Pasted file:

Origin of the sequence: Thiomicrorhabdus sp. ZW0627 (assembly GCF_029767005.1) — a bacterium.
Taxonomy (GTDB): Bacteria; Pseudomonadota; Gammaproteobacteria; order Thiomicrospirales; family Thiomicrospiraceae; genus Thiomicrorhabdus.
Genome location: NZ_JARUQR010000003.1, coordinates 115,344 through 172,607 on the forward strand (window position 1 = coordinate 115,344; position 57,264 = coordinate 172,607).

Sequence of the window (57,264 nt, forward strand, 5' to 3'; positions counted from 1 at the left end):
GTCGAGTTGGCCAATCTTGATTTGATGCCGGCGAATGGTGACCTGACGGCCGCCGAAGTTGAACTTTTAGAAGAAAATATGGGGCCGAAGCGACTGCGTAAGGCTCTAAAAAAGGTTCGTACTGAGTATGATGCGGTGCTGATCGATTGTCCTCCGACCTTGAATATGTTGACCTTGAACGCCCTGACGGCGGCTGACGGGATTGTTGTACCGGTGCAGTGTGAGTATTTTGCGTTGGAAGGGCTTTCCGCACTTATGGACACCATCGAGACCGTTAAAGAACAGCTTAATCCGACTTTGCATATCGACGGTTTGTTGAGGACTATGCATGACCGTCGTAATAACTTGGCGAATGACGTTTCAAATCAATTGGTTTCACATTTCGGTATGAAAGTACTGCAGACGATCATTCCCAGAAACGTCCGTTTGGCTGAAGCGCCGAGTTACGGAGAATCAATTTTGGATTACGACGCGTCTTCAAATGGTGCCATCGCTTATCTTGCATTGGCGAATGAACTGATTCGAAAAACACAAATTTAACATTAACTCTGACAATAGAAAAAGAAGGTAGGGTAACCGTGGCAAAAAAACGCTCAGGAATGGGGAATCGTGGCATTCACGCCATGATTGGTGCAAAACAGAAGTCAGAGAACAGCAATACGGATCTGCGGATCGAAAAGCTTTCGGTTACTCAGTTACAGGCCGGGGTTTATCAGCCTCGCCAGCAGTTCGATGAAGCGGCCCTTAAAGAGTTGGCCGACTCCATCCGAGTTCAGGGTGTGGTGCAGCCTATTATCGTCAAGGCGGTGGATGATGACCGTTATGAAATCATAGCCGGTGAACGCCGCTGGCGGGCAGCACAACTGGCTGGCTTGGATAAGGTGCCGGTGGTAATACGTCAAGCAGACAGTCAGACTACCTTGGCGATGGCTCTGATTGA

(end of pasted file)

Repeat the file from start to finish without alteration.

Origin of the sequence: Thiomicrorhabdus sp. ZW0627 (assembly GCF_029767005.1) — a bacterium.
Taxonomy (GTDB): Bacteria; Pseudomonadota; Gammaproteobacteria; order Thiomicrospirales; family Thiomicrospiraceae; genus Thiomicrorhabdus.
Genome location: NZ_JARUQR010000003.1, coordinates 115,344 through 172,607 on the forward strand (window position 1 = coordinate 115,344; position 57,264 = coordinate 172,607).

Sequence of the window (57,264 nt, forward strand, 5' to 3'; positions counted from 1 at the left end):
GTCGAGTTGGCCAATCTTGATTTGATGCCGGCGAATGGTGACCTGACGGCCGCCGAAGTTGAACTTTTAGAAGAAAATATGGGGCCGAAGCGACTGCGTAAGGCTCTAAAAAAGGTTCGTACTGAGTATGATGCGGTGCTGATCGATTGTCCTCCGACCTTGAATATGTTGACCTTGAACGCCCTGACGGCGGCTGACGGGATTGTTGTACCGGTGCAGTGTGAGTATTTTGCGTTGGAAGGGCTTTCCGCACTTATGGACACCATCGAGACCGTTAAAGAACAGCTTAATCCGACTTTGCATATCGACGGTTTGTTGAGGACTATGCATGACCGTCGTAATAACTTGGCGAATGACGTTTCAAATCAATTGGTTTCACATTTCGGTATGAAAGTACTGCAGACGATCATTCCCAGAAACGTCCGTTTGGCTGAAGCGCCGAGTTACGGAGAATCAATTTTGGATTACGACGCGTCTTCAAATGGTGCCATCGCTTATCTTGCATTGGCGAATGAACTGATTCGAAAAACACAAATTTAACATTAACTCTGACAATAGAAAAAGAAGGTAGGGTAACCGTGGCAAAAAAACGCTCAGGAATGGGGAATCGTGGCATTCACGCCATGATTGGTGCAAAACAGAAGTCAGAGAACAGCAATACGGATCTGCGGATCGAAAAGCTTTCGGTTACTCAGTTACAGGCCGGGGTTTATCAGCCTCGCCAGCAGTTCGATGAAGCGGCCCTTAAAGAGTTGGCCGACTCCATCCGAGTTCAGGGTGTGGTGCAGCCTATTATCGTCAAGGCGGTGGATGATGACCGTTATGAAATCATAGCCGGTGAACGCCGCTGGCGGGCAGCACAACTGGCTGGCTTGGATAAGGTGCCGGTGGTAATACGTCAAGCAGACAGTCAGACTACCTTGGCGATGGCTCTGATTGA